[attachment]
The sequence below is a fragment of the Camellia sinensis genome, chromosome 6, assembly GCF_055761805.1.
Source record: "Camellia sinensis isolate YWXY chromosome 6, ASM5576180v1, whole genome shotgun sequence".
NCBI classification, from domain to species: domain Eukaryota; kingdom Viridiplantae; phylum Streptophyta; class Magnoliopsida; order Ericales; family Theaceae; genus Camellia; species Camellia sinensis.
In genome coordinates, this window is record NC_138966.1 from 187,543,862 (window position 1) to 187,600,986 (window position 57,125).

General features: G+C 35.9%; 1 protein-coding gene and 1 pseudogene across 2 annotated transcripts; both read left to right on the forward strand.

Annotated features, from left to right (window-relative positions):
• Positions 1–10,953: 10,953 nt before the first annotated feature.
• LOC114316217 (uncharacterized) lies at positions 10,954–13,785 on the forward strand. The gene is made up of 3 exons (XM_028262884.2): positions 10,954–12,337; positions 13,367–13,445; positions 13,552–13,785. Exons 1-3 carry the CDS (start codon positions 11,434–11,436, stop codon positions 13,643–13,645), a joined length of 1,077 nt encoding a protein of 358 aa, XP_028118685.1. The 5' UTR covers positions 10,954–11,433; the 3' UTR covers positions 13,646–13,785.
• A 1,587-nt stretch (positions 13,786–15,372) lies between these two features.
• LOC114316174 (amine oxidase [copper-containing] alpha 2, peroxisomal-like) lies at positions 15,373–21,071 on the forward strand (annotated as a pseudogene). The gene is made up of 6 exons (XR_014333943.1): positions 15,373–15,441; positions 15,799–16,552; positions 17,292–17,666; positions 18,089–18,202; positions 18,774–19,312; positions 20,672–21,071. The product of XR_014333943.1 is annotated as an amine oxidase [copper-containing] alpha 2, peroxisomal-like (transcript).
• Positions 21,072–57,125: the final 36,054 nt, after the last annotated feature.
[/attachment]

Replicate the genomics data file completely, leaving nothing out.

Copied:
The sequence below is a fragment of the Camellia sinensis genome, chromosome 6, assembly GCF_055761805.1.
Source record: "Camellia sinensis isolate YWXY chromosome 6, ASM5576180v1, whole genome shotgun sequence".
NCBI classification, from domain to species: domain Eukaryota; kingdom Viridiplantae; phylum Streptophyta; class Magnoliopsida; order Ericales; family Theaceae; genus Camellia; species Camellia sinensis.
In genome coordinates, this window is record NC_138966.1 from 187,543,862 (window position 1) to 187,600,986 (window position 57,125).

General features: G+C 35.9%; 1 protein-coding gene and 1 pseudogene across 2 annotated transcripts; both read left to right on the forward strand.

Annotated features, from left to right (window-relative positions):
• Positions 1–10,953: 10,953 nt before the first annotated feature.
• LOC114316217 (uncharacterized) lies at positions 10,954–13,785 on the forward strand. The gene is made up of 3 exons (XM_028262884.2): positions 10,954–12,337; positions 13,367–13,445; positions 13,552–13,785. Exons 1-3 carry the CDS (start codon positions 11,434–11,436, stop codon positions 13,643–13,645), a joined length of 1,077 nt encoding a protein of 358 aa, XP_028118685.1. The 5' UTR covers positions 10,954–11,433; the 3' UTR covers positions 13,646–13,785.
• A 1,587-nt stretch (positions 13,786–15,372) lies between these two features.
• LOC114316174 (amine oxidase [copper-containing] alpha 2, peroxisomal-like) lies at positions 15,373–21,071 on the forward strand (annotated as a pseudogene). The gene is made up of 6 exons (XR_014333943.1): positions 15,373–15,441; positions 15,799–16,552; positions 17,292–17,666; positions 18,089–18,202; positions 18,774–19,312; positions 20,672–21,071. The product of XR_014333943.1 is annotated as an amine oxidase [copper-containing] alpha 2, peroxisomal-like (transcript).
• Positions 21,072–57,125: the final 36,054 nt, after the last annotated feature.